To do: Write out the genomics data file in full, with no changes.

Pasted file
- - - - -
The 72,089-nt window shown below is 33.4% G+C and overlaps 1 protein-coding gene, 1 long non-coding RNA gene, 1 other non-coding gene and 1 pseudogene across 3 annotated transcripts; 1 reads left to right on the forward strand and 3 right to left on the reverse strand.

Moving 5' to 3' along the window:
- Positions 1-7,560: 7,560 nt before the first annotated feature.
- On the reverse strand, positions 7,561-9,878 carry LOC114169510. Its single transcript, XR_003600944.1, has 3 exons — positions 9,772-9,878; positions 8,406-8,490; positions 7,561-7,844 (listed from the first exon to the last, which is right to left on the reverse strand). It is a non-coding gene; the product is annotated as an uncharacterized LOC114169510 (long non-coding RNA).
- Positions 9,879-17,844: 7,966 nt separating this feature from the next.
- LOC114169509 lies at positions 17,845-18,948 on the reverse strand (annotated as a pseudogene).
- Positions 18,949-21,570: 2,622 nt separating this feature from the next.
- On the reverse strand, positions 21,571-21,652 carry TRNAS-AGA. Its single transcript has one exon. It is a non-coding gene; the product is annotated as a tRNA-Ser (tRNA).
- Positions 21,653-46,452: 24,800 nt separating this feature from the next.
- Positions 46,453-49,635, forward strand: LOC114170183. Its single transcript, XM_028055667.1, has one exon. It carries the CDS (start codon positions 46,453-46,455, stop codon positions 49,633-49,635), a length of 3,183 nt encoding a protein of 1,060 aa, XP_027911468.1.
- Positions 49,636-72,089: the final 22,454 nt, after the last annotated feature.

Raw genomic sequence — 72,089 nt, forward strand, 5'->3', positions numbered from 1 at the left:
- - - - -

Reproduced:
The 72,089-nt window shown below is 33.4% G+C and overlaps 1 protein-coding gene, 1 long non-coding RNA gene, 1 other non-coding gene and 1 pseudogene across 3 annotated transcripts; 1 reads left to right on the forward strand and 3 right to left on the reverse strand.

Moving 5' to 3' along the window:
- Positions 1-7,560: 7,560 nt before the first annotated feature.
- On the reverse strand, positions 7,561-9,878 carry LOC114169510. Its single transcript, XR_003600944.1, has 3 exons — positions 9,772-9,878; positions 8,406-8,490; positions 7,561-7,844 (listed from the first exon to the last, which is right to left on the reverse strand). It is a non-coding gene; the product is annotated as an uncharacterized LOC114169510 (long non-coding RNA).
- Positions 9,879-17,844: 7,966 nt separating this feature from the next.
- LOC114169509 lies at positions 17,845-18,948 on the reverse strand (annotated as a pseudogene).
- Positions 18,949-21,570: 2,622 nt separating this feature from the next.
- On the reverse strand, positions 21,571-21,652 carry TRNAS-AGA. Its single transcript has one exon. It is a non-coding gene; the product is annotated as a tRNA-Ser (tRNA).
- Positions 21,653-46,452: 24,800 nt separating this feature from the next.
- Positions 46,453-49,635, forward strand: LOC114170183. Its single transcript, XM_028055667.1, has one exon. It carries the CDS (start codon positions 46,453-46,455, stop codon positions 49,633-49,635), a length of 3,183 nt encoding a protein of 1,060 aa, XP_027911468.1.
- Positions 49,636-72,089: the final 22,454 nt, after the last annotated feature.

Raw genomic sequence — 72,089 nt, forward strand, 5'->3', positions numbered from 1 at the left: